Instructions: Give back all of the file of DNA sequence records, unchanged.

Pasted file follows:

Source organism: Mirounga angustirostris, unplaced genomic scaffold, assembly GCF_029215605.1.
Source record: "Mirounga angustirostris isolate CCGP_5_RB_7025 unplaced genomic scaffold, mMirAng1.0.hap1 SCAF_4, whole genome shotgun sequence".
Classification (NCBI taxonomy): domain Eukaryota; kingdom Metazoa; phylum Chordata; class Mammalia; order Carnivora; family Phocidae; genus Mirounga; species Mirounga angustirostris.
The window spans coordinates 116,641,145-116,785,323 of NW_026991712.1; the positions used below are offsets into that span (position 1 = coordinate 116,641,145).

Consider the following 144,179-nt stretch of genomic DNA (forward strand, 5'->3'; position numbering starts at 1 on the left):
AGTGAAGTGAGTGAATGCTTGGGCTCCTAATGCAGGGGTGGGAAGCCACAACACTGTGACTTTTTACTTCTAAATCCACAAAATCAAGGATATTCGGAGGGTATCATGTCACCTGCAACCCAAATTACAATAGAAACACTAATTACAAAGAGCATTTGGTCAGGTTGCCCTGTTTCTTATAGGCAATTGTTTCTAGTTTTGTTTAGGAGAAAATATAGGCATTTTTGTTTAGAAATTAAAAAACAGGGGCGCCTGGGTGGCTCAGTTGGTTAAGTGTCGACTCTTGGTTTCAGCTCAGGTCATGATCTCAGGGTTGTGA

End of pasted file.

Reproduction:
Source organism: Mirounga angustirostris, unplaced genomic scaffold, assembly GCF_029215605.1.
Source record: "Mirounga angustirostris isolate CCGP_5_RB_7025 unplaced genomic scaffold, mMirAng1.0.hap1 SCAF_4, whole genome shotgun sequence".
Classification (NCBI taxonomy): domain Eukaryota; kingdom Metazoa; phylum Chordata; class Mammalia; order Carnivora; family Phocidae; genus Mirounga; species Mirounga angustirostris.
The window spans coordinates 116,641,145-116,785,323 of NW_026991712.1; the positions used below are offsets into that span (position 1 = coordinate 116,641,145).

Consider the following 144,179-nt stretch of genomic DNA (forward strand, 5'->3'; position numbering starts at 1 on the left):
AGTGAAGTGAGTGAATGCTTGGGCTCCTAATGCAGGGGTGGGAAGCCACAACACTGTGACTTTTTACTTCTAAATCCACAAAATCAAGGATATTCGGAGGGTATCATGTCACCTGCAACCCAAATTACAATAGAAACACTAATTACAAAGAGCATTTGGTCAGGTTGCCCTGTTTCTTATAGGCAATTGTTTCTAGTTTTGTTTAGGAGAAAATATAGGCATTTTTGTTTAGAAATTAAAAAACAGGGGCGCCTGGGTGGCTCAGTTGGTTAAGTGTCGACTCTTGGTTTCAGCTCAGGTCATGATCTCAGGGTTGTGA